Web uses for Widgets
In computing, a widget is a “generic term for a bit of self-contained code that displays a program, or a piece of a program, that is also (usually) a shortcut to a larger application.”
We see, use and experience widgets every day on website pages, on our computer desktop and on our smartphones. Widgets can be used on your computer desktop (for example, to show you the current time, or how long you have left of your lessons), or widgets can be installed onto a web page.
They occupy a portion of a web page and turn the section into “something useful” from information taken from other websites and displayed in the same position on the page.
But although many of us have experienced widgets, not so many of us understand or have ever given much thought into how great widgets are, or how they improve or enhance our lives or experience.
Widgets are a visually appealing and engaging way to enhance your online communication. Text on websites is important but research shows that text online containing relevant images have 94% more total views than text without images, on average. By using images, symbols or widgets alongside your text you can get your message across more effectively to a higher number of people.
As part of the computing Key Stage 3 & 4 curriculum, pupils are asked to undertake creative projects that involve selecting, using and combining multiple applications, preferably across a range of devices to achieve challenging goals. The computing curriculum also requires pupils to collect and analyse data, as well as meet the needs of known users.
Widgets can be used to help students personalise website pages and make them more dynamic for a user, for example, a link to a twitter feed so people can see what people have been posting, or to add value and create a customer experience on your website. For example, they may wish to include a widget showing the temperature currently in Majorca on your Majorca holiday deals site or even a flight arrivals widget to enhance their page and make it specific to the user.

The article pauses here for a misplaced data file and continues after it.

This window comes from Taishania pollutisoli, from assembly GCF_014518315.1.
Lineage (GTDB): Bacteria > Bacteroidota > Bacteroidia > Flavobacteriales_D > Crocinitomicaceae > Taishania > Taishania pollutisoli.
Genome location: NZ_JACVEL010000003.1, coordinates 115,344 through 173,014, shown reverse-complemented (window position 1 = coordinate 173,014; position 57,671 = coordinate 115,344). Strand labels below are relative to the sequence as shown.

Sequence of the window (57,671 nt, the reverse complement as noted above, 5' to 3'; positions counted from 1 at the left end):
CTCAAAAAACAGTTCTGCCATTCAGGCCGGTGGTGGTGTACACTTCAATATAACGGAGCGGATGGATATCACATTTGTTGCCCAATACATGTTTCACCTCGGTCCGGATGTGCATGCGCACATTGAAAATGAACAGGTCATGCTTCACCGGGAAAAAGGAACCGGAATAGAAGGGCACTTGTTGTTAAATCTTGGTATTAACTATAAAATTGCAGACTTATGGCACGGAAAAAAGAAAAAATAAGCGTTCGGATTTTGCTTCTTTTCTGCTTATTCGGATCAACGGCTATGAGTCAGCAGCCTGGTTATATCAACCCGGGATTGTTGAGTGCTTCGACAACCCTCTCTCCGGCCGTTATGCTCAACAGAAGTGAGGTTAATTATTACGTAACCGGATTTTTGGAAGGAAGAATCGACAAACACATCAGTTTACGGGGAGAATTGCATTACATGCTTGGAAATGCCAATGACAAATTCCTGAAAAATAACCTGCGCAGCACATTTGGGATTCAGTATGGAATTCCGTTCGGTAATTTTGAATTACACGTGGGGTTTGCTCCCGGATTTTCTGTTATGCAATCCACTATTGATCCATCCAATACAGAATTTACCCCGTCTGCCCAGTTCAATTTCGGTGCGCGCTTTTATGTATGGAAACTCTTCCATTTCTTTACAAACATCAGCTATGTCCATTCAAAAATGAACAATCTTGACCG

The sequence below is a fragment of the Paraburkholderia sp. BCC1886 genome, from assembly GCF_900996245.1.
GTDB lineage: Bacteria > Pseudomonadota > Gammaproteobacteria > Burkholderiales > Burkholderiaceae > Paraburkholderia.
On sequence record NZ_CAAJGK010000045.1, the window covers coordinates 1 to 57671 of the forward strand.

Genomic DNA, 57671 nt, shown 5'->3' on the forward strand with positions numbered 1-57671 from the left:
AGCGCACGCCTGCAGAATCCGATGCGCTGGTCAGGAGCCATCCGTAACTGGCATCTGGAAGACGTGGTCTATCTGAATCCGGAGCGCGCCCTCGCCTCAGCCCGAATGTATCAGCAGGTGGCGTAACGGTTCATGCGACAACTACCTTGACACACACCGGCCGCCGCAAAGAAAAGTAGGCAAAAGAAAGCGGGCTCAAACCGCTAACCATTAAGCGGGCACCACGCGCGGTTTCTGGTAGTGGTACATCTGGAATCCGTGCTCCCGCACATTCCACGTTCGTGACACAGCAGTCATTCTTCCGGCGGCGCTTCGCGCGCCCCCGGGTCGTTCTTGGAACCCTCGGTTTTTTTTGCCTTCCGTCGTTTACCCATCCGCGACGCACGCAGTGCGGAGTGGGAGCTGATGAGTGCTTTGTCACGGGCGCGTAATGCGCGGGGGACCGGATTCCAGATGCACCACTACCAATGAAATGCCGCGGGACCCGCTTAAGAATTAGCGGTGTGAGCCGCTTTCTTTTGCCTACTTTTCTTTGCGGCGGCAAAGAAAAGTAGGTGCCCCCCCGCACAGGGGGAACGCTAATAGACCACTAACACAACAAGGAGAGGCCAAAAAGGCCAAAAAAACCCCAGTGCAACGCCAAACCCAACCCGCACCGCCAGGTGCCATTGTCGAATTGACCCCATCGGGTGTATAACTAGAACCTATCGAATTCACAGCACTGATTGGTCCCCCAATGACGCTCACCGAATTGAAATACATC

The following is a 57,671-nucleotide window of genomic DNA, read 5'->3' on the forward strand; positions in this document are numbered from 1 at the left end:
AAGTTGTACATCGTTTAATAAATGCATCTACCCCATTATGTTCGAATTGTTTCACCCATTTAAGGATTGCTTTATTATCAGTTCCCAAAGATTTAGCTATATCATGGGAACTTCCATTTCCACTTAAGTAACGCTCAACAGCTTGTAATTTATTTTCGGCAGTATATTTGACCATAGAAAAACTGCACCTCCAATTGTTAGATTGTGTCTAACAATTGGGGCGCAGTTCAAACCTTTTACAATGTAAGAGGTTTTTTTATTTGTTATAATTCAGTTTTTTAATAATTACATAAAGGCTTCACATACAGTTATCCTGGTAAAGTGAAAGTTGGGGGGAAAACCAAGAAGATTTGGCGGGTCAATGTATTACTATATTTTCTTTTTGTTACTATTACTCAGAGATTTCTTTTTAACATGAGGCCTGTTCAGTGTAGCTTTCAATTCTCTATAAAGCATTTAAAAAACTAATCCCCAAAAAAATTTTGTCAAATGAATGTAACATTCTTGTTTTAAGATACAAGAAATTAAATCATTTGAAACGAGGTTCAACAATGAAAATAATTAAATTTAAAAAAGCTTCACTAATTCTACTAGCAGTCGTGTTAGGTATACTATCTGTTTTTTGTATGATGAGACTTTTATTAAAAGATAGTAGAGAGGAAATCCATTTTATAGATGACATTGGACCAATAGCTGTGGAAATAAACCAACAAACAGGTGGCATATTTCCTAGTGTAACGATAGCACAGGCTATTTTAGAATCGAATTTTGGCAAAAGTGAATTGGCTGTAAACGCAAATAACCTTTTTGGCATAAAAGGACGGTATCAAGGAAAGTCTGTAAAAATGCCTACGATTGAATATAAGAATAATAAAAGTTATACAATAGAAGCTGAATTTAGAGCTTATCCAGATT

Serif have developed easy to use software to help introduce students in Key Stage 3 & 4 to tools that can create widgets and help imbed them into websites designed by the student.
Some examples of how they can do this are below:
Social networking widgets:
Simply by dragging and dropping a social object from the design studio students can set up live feed widgets to their webpage. The only other thing the need to do is specify their linked social media page or account. This enables people to like or follow their social media pages (Twitter, Facebook, Google+). These are simple ways that students can create a “buzz” about their product or service and help boost their search ranking.
Banners or Sliders:
With the editor students can make eye catching and interactive widgets with customised content. This allows use of images and text and supports interactive content like forms and videos.
For more advanced users, or for a more difficult project, students can add elements of code to their sites. As well as viewing their sites’ HTML and CSS, students into coding can now convert objects to HTML fragments to add and edit code to images, forms and more. Widgets can be designed in flash or by producing code and then imported into the student’s website.
Testing websites across multiple devices:
With WebPlus X8, students can not only design their websites but test their websites across multiple devices, to ensure their user experience is second to none.
Teachers can also access the Serif Design Suite free teacher resources, which give guidance on how to teach and create a multimedia website. This also has guidance on how to create flash banners, embed videos and build rollover images in WebPlus X8 and can be found here: http://educationresources.serif.com/creating_multimedia_website/web-index.html
From creating charity badges (to encourage people to donate to your chosen cause) to creating a gift registry to show people what you want for your upcoming wedding or birthday, there is a handy widget for us all!